Indian Journal of Medical Ethics


Need for rapid scaling-up of medical education in Afghanistan: Challenges and recommendations

Published online first on May 11, 2023. DOI:10.20529/IJME.2023.032

Numerous challenges have crippled the Afghan healthcare system. The nearly half-a-century-long war — that continues to this day — has had profound effects on all aspects of Afghans’ lives, medical education being no exception. However, Afghans have partially revived their healthcare and medical education systems recently, and updated medical curricula and teaching methods, with international support [1]. The quality of medical education has, however, been a growing concern in the country [2]. We outline the Ministry of Higher Education (MoHE) perspective on Afghan medical education policy, envisioning the rapid scaling-up of medical education facilities, describe the evolving challenges faced in the current economic and political collapse, and put forward some recommendations.

The vision for expansion of medical studies has been reinforced by the recently released MoHE Policy 2016-2020 [1,3]. Following up on the MoHE Policy 13 which aimed to enhance medical training capacities nationally, to enable us to address health-related problems on the individual, organisational, and community levels. The Policy strives to revive the older medical schools and establish new public and private institutions in Afghanistan, comprehensively addressing the need to increase the number of medical graduates, update teaching methods, build academic capacity of faculty, develop post-graduate training programmes, and institute mandatory exams at exit points for all levels of graduates.

The ongoing internal conflict has led to inadequate infrastructure, financial constraints and non-payment of staff, and the flight of senior and knowledgeable faculty members [2,3]. This has inevitably impacted the quality of medical education and health services gravely. Moreover, numerous Afghans are suffering from a variety of psychosocial problems such as depression, anxiety, and stress-related disorders over decades of conflict [4]. Such disorders can be intense and may have a long-lasting effect on the quality of medical education in Afghanistan.

At present, Afghanistan is witnessing an increase in the number of medical students, with the widespread availability of private medical schools across the country. Even though a few private medical schools are focused on improving medical education, Afghan private medical education facilities are prone to be based solely on profit generation [5]. A lack of proper infrastructure, corruption in university entrance exams, undesirable competition among medical schools for financial gain, nonattendance of students, lack of qualified teachers, and weak regulatory mechanisms make the work of these private medical schools challenging [5].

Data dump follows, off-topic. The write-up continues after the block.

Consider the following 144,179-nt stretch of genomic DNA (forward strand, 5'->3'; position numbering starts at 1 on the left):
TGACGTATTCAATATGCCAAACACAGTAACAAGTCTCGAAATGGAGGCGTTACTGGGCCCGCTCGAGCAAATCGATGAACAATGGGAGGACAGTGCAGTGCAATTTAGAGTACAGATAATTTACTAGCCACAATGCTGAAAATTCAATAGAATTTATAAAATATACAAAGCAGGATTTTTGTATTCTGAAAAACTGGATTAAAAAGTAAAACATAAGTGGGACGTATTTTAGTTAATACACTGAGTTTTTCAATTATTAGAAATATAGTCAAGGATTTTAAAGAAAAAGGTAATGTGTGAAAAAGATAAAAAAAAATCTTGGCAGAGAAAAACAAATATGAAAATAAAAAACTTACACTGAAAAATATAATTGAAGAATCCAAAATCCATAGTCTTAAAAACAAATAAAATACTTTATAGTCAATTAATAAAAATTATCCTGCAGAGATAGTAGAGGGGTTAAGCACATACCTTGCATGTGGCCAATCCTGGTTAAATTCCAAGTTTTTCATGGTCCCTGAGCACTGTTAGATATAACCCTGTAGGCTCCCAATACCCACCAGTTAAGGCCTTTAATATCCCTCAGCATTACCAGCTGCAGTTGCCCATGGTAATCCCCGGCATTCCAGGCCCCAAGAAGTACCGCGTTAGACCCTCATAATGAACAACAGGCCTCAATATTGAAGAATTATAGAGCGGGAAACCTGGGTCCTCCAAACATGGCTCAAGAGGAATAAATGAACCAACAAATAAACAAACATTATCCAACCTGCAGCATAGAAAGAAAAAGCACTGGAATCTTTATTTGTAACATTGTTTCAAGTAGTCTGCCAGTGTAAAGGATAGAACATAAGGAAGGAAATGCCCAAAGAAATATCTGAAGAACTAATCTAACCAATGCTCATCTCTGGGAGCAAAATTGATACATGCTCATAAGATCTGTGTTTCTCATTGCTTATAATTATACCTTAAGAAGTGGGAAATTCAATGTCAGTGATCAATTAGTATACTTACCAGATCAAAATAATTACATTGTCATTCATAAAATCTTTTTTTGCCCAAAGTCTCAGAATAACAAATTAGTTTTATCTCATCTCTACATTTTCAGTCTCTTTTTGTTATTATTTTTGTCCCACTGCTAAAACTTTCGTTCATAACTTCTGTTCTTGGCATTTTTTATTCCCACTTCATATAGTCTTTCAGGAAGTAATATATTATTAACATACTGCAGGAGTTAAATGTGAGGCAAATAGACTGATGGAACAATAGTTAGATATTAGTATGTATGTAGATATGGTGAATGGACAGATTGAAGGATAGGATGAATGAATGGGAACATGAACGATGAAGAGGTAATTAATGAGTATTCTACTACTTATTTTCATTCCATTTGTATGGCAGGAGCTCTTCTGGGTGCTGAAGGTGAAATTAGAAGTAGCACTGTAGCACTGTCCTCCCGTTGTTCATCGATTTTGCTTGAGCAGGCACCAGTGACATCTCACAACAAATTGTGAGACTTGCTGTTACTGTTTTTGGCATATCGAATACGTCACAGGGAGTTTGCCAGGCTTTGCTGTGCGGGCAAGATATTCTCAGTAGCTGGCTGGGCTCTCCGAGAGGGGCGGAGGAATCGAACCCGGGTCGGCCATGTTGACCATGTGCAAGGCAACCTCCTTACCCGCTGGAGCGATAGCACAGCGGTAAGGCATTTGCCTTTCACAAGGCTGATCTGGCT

While Afghanistan still has some of the worst health indicators, the number of doctors and other working health staff available to urgently address these health problems is limited. Hence, we propose the following recommendations aiming to expand the number of medical professionals and strengthen medical education in Afghanistan.

    1. Revisiting the national medical education policy with an additional emphasis on correcting issues regarding gender, skill mix, and misdistribution;

    2. Improving the quality of public and private medical education, by establishing advanced training programmes for capacity building of academic staff, and appointing full-time qualified teachers;

    3. Introducing mandatory national exit exams at all graduate levels, and integrating medical entrance exams into the national Kankor examination to reduce corruption;

    4. Updating teaching methods with an emphasis on problem-based and case-based learning, improving quality of and access to textbooks and medical journals.

    5. Adopting regulatory mechanisms to monitor all academic and administrative activities at public and private medical schools.

Medical education is the backbone of our future health services, yet its quality is often problematic in the current economic and political situation. We try to provide insights into the challenges faced to enable policymakers to make the right decisions based on the suggested recommendations.

Conflict of interest and funding: The author has no conflict of interest or specific funding to declare.

Aknowledgements: The author would like to thank Professor Abdul Wahed Wasiq, Department of Internal Medicine, Kandahar University, for his valuable comments on the manuscript.

Muhammad Haroon Stanikzai (, Medical Faculty, Near Ayno Mena, 10th District, Kandahar, AFGHANISTAN


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